Pancaprakara, Pañcaprakāra, Panca-prakara: 2 definitions


Pancaprakara means something in Jainism, Prakrit, the history of ancient India. If you want to know the exact meaning, history, etymology or English translation of this term then check out the descriptions on this page. Add your comment or reference to a book if you want to contribute to this summary article.

Alternative spellings of this word include Panchaprakara.

In Jainism

General definition (in Jainism)

[«previous next»] — Pancaprakara in Jainism glossary
Source: The University of Sydney: A study of the Twelve Reflections

Pañcaprakāra (पञ्चप्रकार) or Pañcaprakāratva refers to a “nature of five modes”, according to the 11th century Jñānārṇava, a treatise on Jain Yoga in roughly 2200 Sanskrit verses composed by Śubhacandra.—Accordingly, “Sentient beings, inflamed by very intense pleasure [and] unsteady from affliction by wrong faith, wander about in a five-fold [com.—with a nature of five modes (pañcaprakāratvena)] life that is difficult to be traversed. It has been stated at length that the cycle of rebirth which is full of suffering is five-fold on account of combining substance, place, right time, life and intention”.

General definition book cover
context information

Jainism is an Indian religion of Dharma whose doctrine revolves around harmlessness (ahimsa) towards every living being. The two major branches (Digambara and Svetambara) of Jainism stimulate self-control (or, shramana, ‘self-reliance’) and spiritual development through a path of peace for the soul to progess to the ultimate goal.

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India history and geography

Source: Yale Journal of Music & Religion: Ritual Music in Contemporary Brahmanical Tantric Temples of Kerala

Pañcaprākāra (पञ्चप्राकार) refers to the “five successive enclosures” surrounding the shrine (=śrīkōvil) of certain temples from Kerala—The earliest Brahmanical temples date from the 9th century, but the architectural design evolved over several centuries and culminated in the systematization of a typical style sanctioned by the Tantrasamuccaya. Such temples, alternatively called kṣetras or ambalams, consist of six parts: (1) the shrine, or śrīkōvil, and (2) the pañcaprākāras, the five successive enclosures surrounding it.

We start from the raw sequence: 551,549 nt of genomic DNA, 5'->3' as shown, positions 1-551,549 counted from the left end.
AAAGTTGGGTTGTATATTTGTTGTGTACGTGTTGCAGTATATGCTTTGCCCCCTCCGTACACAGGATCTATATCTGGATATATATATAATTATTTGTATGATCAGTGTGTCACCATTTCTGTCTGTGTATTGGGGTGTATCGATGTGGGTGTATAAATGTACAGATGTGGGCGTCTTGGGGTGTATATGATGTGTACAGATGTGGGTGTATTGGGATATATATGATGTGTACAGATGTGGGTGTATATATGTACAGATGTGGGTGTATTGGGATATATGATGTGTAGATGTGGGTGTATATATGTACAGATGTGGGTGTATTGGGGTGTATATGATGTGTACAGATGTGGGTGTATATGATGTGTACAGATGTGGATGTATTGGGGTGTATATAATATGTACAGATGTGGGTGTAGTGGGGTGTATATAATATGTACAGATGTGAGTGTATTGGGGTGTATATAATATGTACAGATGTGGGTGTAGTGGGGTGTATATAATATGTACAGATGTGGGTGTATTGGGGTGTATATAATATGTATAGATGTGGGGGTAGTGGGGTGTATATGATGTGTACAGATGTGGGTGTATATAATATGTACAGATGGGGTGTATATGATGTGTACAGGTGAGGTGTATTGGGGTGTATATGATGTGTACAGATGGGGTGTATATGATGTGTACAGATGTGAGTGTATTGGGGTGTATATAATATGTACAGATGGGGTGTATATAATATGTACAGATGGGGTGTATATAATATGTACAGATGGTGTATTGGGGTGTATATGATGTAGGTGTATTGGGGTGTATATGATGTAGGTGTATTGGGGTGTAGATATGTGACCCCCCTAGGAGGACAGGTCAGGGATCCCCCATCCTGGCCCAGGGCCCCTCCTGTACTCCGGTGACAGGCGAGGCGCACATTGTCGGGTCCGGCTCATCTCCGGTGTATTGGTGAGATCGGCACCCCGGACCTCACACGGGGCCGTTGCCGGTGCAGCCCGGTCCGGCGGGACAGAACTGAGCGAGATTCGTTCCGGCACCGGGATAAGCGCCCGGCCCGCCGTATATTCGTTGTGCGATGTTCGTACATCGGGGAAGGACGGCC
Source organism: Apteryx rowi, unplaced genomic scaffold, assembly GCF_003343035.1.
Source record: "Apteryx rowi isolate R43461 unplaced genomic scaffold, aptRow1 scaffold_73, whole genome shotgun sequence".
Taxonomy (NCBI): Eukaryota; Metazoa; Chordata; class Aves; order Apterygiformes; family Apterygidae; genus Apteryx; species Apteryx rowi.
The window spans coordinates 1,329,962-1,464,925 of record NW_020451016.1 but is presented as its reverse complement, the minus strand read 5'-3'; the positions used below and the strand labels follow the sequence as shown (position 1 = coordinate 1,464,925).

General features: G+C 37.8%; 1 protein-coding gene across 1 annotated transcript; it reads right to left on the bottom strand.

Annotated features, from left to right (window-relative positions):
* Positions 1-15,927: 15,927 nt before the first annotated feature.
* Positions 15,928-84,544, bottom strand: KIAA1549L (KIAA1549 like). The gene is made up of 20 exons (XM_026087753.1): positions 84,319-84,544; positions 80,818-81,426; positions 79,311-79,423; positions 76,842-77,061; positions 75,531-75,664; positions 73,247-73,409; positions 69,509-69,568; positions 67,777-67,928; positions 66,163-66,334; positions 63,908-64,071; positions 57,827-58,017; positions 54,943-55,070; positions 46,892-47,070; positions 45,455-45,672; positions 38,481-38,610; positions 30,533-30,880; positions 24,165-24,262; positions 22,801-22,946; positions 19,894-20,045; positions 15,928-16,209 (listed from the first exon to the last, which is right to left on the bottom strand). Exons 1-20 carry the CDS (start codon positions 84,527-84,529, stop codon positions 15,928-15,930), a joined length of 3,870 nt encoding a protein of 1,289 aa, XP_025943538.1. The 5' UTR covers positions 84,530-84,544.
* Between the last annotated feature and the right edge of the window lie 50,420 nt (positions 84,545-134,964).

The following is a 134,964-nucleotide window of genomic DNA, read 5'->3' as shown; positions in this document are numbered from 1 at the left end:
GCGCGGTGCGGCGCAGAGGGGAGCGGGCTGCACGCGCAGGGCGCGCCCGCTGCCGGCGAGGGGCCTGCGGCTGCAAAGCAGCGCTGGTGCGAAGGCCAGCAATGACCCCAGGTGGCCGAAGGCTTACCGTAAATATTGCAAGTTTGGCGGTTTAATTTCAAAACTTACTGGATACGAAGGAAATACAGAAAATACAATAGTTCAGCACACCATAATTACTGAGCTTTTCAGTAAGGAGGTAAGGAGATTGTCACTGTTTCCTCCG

The five Pañcaprākāras are:

  1. antarmaṇḍala—the innermost enclosure surrounding the śrīkōvil (shrine);
  2. antahāra—a colonnade including many functional chambers like the kitchen;
  3. madhyahāra—attached to a structure of poles with lamps affixed on it;
  4. bāhyahāra—the courtyard around the madhyahāra and includes various structures;
  5. maryāda—consists of the compound wall with gōpura and a dining hall.

The Pañcaprākāra (five enclosures) of the Temple also correspond to the Pañcakośa or “five sheaths” of the Human Body. These are: the physical sheath (annamayakośa), the vital body sheath (prāṇamayakośa), the mental sheath (manomayakośa), the intellectual sheath (vijñānamayaośa), and the bliss sheath (anandamayakośa). These five sheaths represent the physical body of the deity on the horizontal plane.

According to Kerala Brahmanical temple tradition, the five enclosures (pañcaprākāras) are also connected with the five elements (pañcabhūtas) that constitute the universe. The pañcabhūta theory maintains that the universe consists of five elements: ether (ākāśa), air (vāyu), fire (tejas), water (jala), and earth (pṛthivī). They are associated respectively with the qualities of sound, touch, form, taste, and smell. Each one of them is generated by the previous one and absorbs its qualities.

India history book cover
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The history of India traces the identification of countries, villages, towns and other regions of India, as well as mythology, zoology, royal dynasties, rulers, tribes, local festivities and traditions and regional languages. Ancient India enjoyed religious freedom and encourages the path of Dharma, a concept common to Buddhism, Hinduism, and Jainism.

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